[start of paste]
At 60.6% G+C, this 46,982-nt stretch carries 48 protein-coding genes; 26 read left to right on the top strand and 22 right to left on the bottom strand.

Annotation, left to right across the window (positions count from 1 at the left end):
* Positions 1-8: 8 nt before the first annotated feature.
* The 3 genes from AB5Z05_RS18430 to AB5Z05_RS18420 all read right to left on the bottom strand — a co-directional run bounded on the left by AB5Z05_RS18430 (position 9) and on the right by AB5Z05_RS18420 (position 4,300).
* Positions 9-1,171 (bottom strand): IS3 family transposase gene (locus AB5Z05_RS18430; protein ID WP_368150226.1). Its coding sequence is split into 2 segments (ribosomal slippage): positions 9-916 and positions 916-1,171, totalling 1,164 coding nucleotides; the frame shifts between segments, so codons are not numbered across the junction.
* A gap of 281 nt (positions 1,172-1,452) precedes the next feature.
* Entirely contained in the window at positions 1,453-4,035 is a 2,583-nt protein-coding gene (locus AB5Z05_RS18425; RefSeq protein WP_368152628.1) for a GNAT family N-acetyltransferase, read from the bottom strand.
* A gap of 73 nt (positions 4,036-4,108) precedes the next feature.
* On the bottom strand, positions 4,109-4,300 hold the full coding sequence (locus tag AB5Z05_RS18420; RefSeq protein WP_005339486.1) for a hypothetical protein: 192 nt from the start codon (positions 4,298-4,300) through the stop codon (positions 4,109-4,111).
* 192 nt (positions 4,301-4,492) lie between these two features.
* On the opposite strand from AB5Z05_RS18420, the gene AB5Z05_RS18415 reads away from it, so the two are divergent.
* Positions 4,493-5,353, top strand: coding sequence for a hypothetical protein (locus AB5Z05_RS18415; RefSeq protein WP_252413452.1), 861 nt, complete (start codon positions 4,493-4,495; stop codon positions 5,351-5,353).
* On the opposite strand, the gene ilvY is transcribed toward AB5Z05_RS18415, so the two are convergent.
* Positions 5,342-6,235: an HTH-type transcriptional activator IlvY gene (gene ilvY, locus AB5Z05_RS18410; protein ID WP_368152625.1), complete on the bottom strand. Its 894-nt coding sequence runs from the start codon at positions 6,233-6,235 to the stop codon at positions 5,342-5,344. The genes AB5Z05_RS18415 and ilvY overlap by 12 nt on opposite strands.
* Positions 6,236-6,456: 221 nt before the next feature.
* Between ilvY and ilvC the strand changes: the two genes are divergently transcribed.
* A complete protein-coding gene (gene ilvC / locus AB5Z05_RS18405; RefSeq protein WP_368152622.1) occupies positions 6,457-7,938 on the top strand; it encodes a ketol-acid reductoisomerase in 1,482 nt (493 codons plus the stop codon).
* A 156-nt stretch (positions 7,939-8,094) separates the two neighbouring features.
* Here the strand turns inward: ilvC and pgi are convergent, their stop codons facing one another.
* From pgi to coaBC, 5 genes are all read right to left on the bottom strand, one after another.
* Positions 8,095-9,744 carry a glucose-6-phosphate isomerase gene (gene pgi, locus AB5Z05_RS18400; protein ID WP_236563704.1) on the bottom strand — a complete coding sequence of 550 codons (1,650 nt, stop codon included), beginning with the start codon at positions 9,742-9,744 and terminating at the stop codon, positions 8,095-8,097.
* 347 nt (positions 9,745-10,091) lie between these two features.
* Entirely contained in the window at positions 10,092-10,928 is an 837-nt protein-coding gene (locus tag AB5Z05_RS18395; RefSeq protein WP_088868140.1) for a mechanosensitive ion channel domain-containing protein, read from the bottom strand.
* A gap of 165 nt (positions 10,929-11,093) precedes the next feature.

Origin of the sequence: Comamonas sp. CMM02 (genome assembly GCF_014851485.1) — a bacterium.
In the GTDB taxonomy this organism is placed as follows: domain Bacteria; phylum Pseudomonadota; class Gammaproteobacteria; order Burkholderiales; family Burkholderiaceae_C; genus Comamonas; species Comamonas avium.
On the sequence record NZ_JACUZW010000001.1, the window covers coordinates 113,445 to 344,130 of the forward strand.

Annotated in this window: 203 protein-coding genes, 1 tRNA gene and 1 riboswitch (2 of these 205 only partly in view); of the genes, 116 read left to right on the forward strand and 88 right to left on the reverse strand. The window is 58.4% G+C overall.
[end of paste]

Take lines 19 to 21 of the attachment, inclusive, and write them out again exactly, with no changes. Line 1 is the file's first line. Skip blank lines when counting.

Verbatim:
* Here the strand turns inward: ilvC and pgi are convergent, their stop codons facing one another.
* From pgi to coaBC, 5 genes are all read right to left on the bottom strand, one after another.
* Positions 8,095-9,744 carry a glucose-6-phosphate isomerase gene (gene pgi, locus AB5Z05_RS18400; protein ID WP_236563704.1) on the bottom strand — a complete coding sequence of 550 codons (1,650 nt, stop codon included), beginning with the start codon at positions 9,742-9,744 and terminating at the stop codon, positions 8,095-8,097.